VIP Profile: Thorhildur (“Toto”) Olafsdottir

Yemen, January 2011

Bringing Their Stories to Light and Helping Young People Get Back to School

In this poorest country of the Middle-East, only seven out of every ten school-aged children are actually enrolled in or attend school. All too many children drop out before they finish their basic education. Poverty is the most common reason and education is perceived to be too expensive. Children are often forced to work, as their income is sometimes vital for the struggling families.

The ACCESS-Plus program, funded by the U.S. Department of Labor, provides education and life-developing services to children in four of 21 governorates in Yemen by helping children to leave work and enter or return to school. Seventeen-year old Jawaher, from the town of Hodeidah on the west coast of Yemen, works with Hanaa, one of many volunteers who play a crucial role in this process. The volunteers work as intermediaries between the ACCESS-Plus program and the greater community. As local people who live in the targeted areas they possess deep understanding of the problems that their societies are faced with. "I know how difficult it is to be poor. But I have also found out how important education is," says Hanaa, who has a university degree and works as an art teacher in the Sana’a city college.  "I am one of the fortunate ones and I feel like it is my duty to help."

Thorhildur (Toto) Olafsdottir is a journalist and media expert from Iceland. In January 2011, she went to Yemen for CHF to conduct a series of interviews and produce stories and audiovisual materials featuring ACCESS-PLUS beneficiary children. To date, the program has positively impacted the lives of about 70,000 Yemeni children through the provision of direct services, such as education and life development schemes. One of the most dramatic stories she has written was about Yaseen, a 13-year-old who lives with his parents and twelve siblings in a little village near the Saudi Arabia border. Forced to work to provide food and shelter for the whole family, at the age of seven, he became a qat smuggler instead of attending school.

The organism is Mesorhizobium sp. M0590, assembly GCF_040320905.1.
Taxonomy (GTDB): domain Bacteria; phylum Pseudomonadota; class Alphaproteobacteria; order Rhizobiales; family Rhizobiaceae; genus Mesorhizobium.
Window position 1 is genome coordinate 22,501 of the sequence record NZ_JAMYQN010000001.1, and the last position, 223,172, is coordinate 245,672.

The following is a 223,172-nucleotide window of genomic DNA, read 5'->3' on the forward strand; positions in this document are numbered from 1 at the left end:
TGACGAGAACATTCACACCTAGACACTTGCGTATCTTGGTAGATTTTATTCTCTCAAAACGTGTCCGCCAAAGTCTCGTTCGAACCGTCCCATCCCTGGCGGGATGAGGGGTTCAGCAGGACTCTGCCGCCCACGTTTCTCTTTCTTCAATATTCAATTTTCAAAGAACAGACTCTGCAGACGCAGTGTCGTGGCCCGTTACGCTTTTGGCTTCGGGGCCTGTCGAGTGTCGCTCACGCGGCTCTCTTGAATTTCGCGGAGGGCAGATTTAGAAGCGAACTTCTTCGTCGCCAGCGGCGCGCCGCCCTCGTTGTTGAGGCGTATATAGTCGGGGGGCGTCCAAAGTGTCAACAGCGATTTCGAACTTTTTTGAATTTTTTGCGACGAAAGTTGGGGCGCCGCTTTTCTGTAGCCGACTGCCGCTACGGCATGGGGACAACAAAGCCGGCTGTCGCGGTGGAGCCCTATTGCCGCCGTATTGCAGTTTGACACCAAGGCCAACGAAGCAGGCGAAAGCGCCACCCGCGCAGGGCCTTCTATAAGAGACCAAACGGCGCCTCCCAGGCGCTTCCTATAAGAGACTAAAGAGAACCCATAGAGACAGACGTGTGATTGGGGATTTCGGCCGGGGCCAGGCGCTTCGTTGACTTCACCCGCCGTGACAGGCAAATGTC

By documenting the stories of children like Jawaher and Yaseen, Toto brings the plight of the youth to broader attention. Her stories contributed to a small publication which will enhance the program’s results by raising awareness of important issues and educating the community about the value of general education and vocational training programs preparing youth for a future of gainful employment.